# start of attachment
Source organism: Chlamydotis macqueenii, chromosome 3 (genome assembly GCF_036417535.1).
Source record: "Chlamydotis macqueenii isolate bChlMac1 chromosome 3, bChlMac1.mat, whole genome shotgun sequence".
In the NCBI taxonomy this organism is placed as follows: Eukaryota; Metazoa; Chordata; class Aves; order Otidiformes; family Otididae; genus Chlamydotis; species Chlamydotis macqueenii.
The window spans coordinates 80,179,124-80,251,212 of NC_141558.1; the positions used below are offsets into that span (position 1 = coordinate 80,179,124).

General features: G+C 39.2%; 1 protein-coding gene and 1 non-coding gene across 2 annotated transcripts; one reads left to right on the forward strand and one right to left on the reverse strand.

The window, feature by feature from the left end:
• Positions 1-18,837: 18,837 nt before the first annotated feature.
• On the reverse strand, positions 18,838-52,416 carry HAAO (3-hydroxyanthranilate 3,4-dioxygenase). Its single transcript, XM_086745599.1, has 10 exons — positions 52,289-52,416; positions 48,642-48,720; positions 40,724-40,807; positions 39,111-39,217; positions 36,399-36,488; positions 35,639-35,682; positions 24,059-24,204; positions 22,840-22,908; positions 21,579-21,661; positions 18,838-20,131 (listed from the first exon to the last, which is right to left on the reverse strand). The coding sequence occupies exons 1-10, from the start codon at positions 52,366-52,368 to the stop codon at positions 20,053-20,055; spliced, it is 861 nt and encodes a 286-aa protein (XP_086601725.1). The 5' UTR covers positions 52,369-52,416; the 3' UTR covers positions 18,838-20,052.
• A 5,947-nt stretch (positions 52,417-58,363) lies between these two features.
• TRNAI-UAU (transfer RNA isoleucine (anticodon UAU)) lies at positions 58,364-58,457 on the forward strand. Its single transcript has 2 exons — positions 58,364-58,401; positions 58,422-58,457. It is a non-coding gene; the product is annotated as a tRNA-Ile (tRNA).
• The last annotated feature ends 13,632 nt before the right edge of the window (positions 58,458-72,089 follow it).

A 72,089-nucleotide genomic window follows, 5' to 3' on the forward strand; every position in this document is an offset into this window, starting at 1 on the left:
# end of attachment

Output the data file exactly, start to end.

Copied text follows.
Source organism: Chlamydotis macqueenii, chromosome 3 (genome assembly GCF_036417535.1).
Source record: "Chlamydotis macqueenii isolate bChlMac1 chromosome 3, bChlMac1.mat, whole genome shotgun sequence".
In the NCBI taxonomy this organism is placed as follows: Eukaryota; Metazoa; Chordata; class Aves; order Otidiformes; family Otididae; genus Chlamydotis; species Chlamydotis macqueenii.
The window spans coordinates 80,179,124-80,251,212 of NC_141558.1; the positions used below are offsets into that span (position 1 = coordinate 80,179,124).

General features: G+C 39.2%; 1 protein-coding gene and 1 non-coding gene across 2 annotated transcripts; one reads left to right on the forward strand and one right to left on the reverse strand.

The window, feature by feature from the left end:
• Positions 1-18,837: 18,837 nt before the first annotated feature.
• On the reverse strand, positions 18,838-52,416 carry HAAO (3-hydroxyanthranilate 3,4-dioxygenase). Its single transcript, XM_086745599.1, has 10 exons — positions 52,289-52,416; positions 48,642-48,720; positions 40,724-40,807; positions 39,111-39,217; positions 36,399-36,488; positions 35,639-35,682; positions 24,059-24,204; positions 22,840-22,908; positions 21,579-21,661; positions 18,838-20,131 (listed from the first exon to the last, which is right to left on the reverse strand). The coding sequence occupies exons 1-10, from the start codon at positions 52,366-52,368 to the stop codon at positions 20,053-20,055; spliced, it is 861 nt and encodes a 286-aa protein (XP_086601725.1). The 5' UTR covers positions 52,369-52,416; the 3' UTR covers positions 18,838-20,052.
• A 5,947-nt stretch (positions 52,417-58,363) lies between these two features.
• TRNAI-UAU (transfer RNA isoleucine (anticodon UAU)) lies at positions 58,364-58,457 on the forward strand. Its single transcript has 2 exons — positions 58,364-58,401; positions 58,422-58,457. It is a non-coding gene; the product is annotated as a tRNA-Ile (tRNA).
• The last annotated feature ends 13,632 nt before the right edge of the window (positions 58,458-72,089 follow it).

A 72,089-nucleotide genomic window follows, 5' to 3' on the forward strand; every position in this document is an offset into this window, starting at 1 on the left: